GM has released details of its fifth-generation Opel Corsa (Vauxhall Corsa Mk IV in the UK), promising that the new model will set benchmarks for its class.
It will have to: it joins a talented segment with cars such as the Ford Fiesta, Renault Clio, Honda Fit, Toyota Vitz and Peugeot 208.
The Opel Corsa E is virtually identical in length to the outgoing model, with much of the cabin space cleverly used in its 4 m.
There is a new platform, dubbed Gamma II in GM-speak, with no carryover components from the Corsa D. The new sheetmetal has greater differentiation between three- and five-door models, with styling by Brit Mark Adams. A panoramic roof is optional. Other options include blind spot alert, lane departure warning, and a rear-view camera.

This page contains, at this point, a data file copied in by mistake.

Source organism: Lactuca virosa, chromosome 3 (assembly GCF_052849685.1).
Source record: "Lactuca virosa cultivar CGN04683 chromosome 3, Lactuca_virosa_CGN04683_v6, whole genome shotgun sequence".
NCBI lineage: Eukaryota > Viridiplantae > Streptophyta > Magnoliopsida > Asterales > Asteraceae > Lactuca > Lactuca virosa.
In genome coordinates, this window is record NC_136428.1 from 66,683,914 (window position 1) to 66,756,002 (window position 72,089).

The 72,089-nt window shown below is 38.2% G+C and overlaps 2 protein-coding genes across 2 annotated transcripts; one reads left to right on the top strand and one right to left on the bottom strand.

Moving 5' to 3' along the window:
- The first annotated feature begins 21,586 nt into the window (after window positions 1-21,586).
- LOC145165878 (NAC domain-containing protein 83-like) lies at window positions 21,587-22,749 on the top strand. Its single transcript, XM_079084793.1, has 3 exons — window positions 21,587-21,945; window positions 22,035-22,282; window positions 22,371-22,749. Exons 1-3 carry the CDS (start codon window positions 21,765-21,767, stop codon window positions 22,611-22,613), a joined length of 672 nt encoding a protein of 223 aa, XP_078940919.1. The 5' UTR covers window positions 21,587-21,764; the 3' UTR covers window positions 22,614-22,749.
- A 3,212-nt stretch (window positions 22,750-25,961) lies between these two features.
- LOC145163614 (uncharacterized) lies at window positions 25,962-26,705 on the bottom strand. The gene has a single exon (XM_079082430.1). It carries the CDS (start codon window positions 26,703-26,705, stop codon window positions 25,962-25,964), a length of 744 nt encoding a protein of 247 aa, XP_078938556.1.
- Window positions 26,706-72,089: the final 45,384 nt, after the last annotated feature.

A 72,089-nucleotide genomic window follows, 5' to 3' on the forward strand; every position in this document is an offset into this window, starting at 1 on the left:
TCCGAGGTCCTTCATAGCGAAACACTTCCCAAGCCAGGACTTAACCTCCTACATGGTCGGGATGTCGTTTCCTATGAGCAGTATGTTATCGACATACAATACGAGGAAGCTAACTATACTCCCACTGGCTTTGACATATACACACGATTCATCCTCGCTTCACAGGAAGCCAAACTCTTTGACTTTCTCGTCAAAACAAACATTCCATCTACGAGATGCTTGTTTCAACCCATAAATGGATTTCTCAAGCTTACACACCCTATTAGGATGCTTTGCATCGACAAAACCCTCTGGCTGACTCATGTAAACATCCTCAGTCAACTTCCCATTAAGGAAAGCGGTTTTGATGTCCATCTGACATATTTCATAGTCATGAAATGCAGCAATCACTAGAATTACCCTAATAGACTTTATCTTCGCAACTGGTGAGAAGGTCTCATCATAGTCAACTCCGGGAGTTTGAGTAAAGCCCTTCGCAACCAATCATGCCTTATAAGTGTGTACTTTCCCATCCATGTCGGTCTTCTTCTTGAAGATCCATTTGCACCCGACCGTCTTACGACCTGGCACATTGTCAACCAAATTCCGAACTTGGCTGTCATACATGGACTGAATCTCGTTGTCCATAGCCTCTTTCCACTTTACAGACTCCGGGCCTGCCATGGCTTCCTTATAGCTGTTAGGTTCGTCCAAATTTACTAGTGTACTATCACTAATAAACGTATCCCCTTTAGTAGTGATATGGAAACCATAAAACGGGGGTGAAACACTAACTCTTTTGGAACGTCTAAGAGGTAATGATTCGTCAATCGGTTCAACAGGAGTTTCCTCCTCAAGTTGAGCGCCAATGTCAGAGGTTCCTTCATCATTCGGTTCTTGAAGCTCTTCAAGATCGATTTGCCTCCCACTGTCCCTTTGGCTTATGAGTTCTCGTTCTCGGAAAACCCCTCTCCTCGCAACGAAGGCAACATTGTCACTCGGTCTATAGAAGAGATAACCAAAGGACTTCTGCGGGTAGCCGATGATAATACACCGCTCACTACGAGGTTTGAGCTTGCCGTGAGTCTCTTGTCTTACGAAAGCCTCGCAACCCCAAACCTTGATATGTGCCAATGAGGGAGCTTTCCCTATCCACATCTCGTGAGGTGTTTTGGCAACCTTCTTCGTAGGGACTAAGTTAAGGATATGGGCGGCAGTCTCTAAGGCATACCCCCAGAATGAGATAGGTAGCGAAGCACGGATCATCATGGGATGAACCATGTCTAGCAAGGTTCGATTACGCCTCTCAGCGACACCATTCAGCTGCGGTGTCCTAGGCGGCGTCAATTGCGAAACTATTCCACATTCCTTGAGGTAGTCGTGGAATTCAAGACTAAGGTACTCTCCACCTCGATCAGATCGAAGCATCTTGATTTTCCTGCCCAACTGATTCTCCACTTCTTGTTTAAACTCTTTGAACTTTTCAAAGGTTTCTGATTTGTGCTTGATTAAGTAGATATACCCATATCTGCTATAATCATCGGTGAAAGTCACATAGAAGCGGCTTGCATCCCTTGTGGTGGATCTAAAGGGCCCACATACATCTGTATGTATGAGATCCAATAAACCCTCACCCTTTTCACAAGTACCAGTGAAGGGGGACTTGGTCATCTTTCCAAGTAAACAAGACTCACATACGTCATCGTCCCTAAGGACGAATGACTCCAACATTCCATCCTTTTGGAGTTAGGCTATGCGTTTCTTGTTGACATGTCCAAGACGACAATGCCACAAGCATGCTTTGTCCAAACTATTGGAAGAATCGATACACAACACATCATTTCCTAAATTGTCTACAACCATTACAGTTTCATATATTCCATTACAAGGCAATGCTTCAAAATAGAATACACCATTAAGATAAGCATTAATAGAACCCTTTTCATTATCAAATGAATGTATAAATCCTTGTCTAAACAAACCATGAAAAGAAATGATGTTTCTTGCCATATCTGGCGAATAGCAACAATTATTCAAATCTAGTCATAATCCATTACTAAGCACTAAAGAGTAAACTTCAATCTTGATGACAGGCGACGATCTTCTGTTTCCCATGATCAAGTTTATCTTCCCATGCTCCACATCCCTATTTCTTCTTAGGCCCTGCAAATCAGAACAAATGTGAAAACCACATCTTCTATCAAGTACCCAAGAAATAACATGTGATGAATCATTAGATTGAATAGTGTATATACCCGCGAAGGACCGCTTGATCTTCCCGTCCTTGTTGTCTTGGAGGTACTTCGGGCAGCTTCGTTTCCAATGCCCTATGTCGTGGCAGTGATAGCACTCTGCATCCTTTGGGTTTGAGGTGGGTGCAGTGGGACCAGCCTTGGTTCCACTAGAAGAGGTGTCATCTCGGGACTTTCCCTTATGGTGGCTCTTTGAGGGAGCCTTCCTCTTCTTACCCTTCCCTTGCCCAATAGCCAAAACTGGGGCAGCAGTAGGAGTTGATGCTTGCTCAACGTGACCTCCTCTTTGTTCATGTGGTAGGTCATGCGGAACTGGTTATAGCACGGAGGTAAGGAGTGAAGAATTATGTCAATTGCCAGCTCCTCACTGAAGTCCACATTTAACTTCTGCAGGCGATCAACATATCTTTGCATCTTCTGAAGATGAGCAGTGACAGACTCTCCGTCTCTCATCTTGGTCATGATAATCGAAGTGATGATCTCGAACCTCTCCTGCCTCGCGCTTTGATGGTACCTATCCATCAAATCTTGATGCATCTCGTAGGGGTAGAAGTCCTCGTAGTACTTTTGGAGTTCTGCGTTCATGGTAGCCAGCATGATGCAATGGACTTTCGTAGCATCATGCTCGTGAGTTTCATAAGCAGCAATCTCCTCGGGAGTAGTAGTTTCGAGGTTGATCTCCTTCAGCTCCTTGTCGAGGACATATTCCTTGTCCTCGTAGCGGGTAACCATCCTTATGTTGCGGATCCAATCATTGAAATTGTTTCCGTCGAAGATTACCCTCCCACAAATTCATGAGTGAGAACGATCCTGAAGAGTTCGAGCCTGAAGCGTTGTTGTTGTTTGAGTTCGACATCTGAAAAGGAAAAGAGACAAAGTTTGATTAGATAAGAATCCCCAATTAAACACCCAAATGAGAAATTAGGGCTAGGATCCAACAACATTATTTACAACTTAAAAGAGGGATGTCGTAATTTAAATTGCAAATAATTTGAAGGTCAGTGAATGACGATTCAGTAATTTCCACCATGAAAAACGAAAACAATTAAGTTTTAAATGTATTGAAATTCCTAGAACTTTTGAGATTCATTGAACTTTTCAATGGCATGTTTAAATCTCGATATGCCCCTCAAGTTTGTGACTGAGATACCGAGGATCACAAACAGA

The new interior has a redesigned instrument panel and dashboard, including Opel’s Intellilink in-car system, already seen on the Adam subcompact, which is on a shorter version of the Corsa E’s platform. Intellilink features a seven-inch colour touch-screen, which can be controlled via apps on the Apple Iphone and Google Android.
Appealing to the Corsa’s urban drivers, there is a revised speed-sensitive power steering, with less understeer. Ride and handling have also been improved, says Opel.
Opel has joined the trend toward three-cylinder petrol engines, with a one-litre Ecotec direct-injection turbo as the smallest unit, developing 90 or 115 PS. It is combined with a stop‚Äďstart system to lower fuel consumption.
A 1¬∑3 turbodiesel, a 1¬∑2 and 1¬∑4 petrol engine, and a 1¬∑4 turbo are also on offer, mated to new six-speed manual and automatic gearboxes.
The Corsa will not be sold in Australasia or North America, where the Korean-made Chevrolet Aveo (under various names), also on the Gamma II platform, is GM’s entry in the B-segment.